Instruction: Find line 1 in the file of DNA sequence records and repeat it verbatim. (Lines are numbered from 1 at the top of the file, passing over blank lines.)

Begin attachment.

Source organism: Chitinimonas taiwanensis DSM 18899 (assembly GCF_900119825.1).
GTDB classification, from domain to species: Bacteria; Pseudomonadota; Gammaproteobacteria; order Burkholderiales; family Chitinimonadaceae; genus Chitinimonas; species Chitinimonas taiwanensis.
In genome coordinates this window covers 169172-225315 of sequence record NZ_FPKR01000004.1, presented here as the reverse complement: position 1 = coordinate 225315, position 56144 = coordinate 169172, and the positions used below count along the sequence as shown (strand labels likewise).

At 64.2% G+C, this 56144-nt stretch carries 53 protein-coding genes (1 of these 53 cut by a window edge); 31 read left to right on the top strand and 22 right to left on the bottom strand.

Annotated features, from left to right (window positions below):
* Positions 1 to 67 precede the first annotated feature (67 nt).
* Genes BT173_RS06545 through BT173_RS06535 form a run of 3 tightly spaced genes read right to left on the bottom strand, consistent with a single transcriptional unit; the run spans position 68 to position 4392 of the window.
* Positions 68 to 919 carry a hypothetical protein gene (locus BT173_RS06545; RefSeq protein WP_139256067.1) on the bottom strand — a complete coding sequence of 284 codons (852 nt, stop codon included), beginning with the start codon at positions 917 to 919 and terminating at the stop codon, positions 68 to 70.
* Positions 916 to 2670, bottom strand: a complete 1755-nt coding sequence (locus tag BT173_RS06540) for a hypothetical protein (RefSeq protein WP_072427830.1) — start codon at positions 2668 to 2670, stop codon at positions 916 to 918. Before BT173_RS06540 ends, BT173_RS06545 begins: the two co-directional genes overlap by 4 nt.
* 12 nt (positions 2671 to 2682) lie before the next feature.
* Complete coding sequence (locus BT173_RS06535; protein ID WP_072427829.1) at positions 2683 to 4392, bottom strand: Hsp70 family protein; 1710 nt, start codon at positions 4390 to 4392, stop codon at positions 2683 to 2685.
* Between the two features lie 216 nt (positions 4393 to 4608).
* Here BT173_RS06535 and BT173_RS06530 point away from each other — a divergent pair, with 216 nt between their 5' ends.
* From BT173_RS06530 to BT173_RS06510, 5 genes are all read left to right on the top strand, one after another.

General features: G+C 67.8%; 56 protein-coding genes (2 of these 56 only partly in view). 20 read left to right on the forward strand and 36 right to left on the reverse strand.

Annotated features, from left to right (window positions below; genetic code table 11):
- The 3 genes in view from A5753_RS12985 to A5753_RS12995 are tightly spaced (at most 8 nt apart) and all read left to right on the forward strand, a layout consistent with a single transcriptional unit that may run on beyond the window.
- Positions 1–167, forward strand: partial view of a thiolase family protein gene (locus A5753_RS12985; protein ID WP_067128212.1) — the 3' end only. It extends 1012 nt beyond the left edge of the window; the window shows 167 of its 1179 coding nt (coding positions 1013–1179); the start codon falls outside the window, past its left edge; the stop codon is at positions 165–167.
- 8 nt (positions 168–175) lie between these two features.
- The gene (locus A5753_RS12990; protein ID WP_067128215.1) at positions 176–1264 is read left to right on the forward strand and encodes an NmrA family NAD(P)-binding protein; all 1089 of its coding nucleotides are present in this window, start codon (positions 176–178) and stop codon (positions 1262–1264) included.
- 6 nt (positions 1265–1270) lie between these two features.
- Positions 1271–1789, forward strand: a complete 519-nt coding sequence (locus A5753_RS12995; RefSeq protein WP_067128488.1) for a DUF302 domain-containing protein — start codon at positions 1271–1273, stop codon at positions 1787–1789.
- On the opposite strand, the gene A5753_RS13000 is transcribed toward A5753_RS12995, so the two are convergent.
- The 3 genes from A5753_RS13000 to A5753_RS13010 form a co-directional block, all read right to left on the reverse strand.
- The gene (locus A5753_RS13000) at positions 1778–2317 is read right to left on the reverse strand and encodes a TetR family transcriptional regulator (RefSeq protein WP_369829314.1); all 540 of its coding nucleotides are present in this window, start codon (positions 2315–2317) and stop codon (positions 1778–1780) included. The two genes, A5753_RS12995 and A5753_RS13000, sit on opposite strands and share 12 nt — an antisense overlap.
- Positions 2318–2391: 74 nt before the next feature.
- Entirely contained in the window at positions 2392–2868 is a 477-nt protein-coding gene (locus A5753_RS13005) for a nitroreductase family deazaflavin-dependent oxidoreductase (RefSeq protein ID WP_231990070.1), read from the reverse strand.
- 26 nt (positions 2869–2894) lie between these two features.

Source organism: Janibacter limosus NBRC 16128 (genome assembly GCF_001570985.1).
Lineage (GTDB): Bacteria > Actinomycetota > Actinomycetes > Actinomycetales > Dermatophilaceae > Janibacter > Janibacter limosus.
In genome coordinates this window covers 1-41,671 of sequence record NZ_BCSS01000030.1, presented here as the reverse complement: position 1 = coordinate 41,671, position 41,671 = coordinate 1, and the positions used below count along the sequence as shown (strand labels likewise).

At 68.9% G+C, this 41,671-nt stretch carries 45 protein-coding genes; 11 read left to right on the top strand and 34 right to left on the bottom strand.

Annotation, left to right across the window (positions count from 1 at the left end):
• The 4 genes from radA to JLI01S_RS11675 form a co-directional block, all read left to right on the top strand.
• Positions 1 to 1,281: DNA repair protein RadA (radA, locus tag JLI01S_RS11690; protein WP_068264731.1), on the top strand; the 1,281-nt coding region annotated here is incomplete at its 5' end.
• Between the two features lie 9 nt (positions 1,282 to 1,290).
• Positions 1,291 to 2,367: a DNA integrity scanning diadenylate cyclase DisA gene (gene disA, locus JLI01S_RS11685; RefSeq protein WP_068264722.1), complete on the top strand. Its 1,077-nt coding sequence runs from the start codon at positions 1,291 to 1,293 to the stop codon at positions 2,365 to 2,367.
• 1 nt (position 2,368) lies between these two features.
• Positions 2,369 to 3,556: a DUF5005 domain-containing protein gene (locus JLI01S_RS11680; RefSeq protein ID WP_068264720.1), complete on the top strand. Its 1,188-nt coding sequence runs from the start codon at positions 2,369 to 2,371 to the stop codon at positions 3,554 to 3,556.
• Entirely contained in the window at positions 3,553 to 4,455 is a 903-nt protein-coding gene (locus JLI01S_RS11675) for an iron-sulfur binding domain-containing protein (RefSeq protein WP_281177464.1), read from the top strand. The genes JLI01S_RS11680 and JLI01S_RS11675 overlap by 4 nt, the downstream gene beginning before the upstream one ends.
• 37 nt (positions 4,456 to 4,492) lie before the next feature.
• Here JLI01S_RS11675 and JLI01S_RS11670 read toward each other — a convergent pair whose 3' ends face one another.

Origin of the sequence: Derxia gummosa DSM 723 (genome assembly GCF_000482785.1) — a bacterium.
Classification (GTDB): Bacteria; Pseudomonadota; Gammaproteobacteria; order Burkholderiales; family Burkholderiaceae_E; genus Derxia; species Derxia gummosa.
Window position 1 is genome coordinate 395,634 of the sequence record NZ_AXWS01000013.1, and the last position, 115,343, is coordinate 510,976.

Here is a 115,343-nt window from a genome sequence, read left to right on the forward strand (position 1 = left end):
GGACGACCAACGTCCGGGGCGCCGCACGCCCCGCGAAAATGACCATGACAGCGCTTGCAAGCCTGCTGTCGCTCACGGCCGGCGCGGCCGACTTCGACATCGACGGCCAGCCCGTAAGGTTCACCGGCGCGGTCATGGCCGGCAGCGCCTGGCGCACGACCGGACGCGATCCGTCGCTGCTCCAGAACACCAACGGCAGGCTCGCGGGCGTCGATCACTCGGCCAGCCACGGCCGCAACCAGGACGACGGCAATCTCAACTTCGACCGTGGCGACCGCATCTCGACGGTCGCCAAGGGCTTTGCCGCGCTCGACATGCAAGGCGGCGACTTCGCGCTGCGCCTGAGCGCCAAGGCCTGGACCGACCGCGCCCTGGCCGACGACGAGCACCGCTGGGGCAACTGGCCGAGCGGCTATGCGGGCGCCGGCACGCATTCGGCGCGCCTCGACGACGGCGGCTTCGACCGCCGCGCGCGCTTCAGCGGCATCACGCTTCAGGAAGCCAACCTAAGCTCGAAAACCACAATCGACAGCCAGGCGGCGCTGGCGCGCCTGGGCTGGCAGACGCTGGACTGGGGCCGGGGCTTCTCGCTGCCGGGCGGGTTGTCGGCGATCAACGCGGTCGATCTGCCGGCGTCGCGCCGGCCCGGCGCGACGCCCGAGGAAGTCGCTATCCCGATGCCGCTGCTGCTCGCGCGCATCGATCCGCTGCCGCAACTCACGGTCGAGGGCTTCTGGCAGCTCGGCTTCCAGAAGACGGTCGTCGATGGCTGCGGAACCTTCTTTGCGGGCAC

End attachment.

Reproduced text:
Source organism: Chitinimonas taiwanensis DSM 18899 (assembly GCF_900119825.1).